5 books to help you overcome burnout at work by creating a more balanced lifestyle

paula davis

The Great American Burnout rages on.

In May an Insider survey revealed that more than 61% of 1,000 respondents felt at least somewhat burned out, with most reporting that the months spent working from home during the pandemic only added to their stress.

The line between logging off and sending "just one more email" is becoming increasingly blurred. Some managers are taking notice and encouraging their employees to take their paid time off or instituting Zoom-free Fridays. Other employers are solving the problem by examining their cultures on a deeper level.

Burnout is undoubtedly an issue that companies need to address, but there are still ways to cultivate a healthy and balanced lifestyle. Insider has compiled a list of five books to help anyone overcome burnout at work — and to help managers build work environments where employees can thrive.

"Burnout: The Secret to Unlocking the Stress Cycle" by Emily Nagoski and Amelia Nagoski

The authors of "Burnout" might seem an unlikely pair to tackle the issue — they’re twin sisters who work as a sex educator and a professor of music. But each has her own reason for being personally invested in the topic. Amelia Nagoski wrote a book about women’s sexuality and found that the chapter on managing stress was by far the most popular. Emily Nagoski wound up in the hospital twice with stress-induced symptoms that she ignored for too long.

Burnout, the authors argue, is a problem that disproportionately affects women and that too many women feel is either their fault or something to just accept. They take an all-encompassing look at both the systemic causes of burnout among women and the best ways to challenge the influence of those forces.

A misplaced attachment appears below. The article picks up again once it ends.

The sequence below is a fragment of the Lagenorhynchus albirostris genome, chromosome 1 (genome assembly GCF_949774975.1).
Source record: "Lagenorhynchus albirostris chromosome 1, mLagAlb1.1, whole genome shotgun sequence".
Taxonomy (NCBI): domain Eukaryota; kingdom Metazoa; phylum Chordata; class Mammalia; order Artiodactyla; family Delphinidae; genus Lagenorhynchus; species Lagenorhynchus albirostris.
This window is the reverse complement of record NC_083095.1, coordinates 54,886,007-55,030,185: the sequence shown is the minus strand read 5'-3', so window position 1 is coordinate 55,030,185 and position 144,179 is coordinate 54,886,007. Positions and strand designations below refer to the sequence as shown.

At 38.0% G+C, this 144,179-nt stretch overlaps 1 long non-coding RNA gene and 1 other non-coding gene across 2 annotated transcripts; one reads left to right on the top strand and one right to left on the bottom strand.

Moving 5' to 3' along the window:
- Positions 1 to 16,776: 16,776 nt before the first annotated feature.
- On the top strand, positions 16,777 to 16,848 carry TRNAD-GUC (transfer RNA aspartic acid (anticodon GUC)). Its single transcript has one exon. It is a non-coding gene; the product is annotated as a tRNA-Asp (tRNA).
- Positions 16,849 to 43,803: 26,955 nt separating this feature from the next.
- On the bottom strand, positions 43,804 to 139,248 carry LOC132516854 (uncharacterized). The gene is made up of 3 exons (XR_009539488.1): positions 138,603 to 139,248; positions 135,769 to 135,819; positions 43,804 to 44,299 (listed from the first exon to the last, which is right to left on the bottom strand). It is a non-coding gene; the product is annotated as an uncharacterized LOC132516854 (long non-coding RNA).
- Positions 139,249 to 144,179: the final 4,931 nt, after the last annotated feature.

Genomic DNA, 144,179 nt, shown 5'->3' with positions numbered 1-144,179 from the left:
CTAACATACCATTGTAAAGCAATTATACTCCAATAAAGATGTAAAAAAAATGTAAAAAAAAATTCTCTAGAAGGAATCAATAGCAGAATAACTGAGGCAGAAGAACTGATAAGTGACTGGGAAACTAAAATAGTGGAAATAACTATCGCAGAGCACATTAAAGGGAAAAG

One such cause is what they call "human giver syndrome," or the expectation that women should be in constant service to others, which many women have internalized to the point of drowning out their individual needs. The book returns to the importance of processing stress — "completing the cycle," or going through the emotional "tunnel," as they put it.

It’s an empowering and enlightening read that will shake you loose from some of your long-held assumptions about the world around you and your place in it.

Get it here.

"The Burnout Fix: Overcome Overwhelm, Beat Busy, and Sustain Success in the New World of Work" by Jacinta M. Jiménez

"The Burnout Fix" breaks burnout into seven chapters that help readers rethink how they prioritize their work and life.

Jacinta Jiménez is an award-winning psychologist and leadership-development expert who mixes science-based strategies with lessons learned from coaching and research.

Tying in her own experience trying to balance family illness and writing her dissertation, Jiménez uses the metaphor of a physical pulse to draw the reader into what she calls "personal pulse practices." While we think hard work and smart work are the two components that create success, Jiménez introduces these personal pulse practices as the unsung third ingredient to "sustainable" success — pacing yourself and your goals to prevent burnout. 

Get it here.

"Beating Burnout at Work: Why Teams Hold the Secret to Well-Being and Resilience" by Paula Davis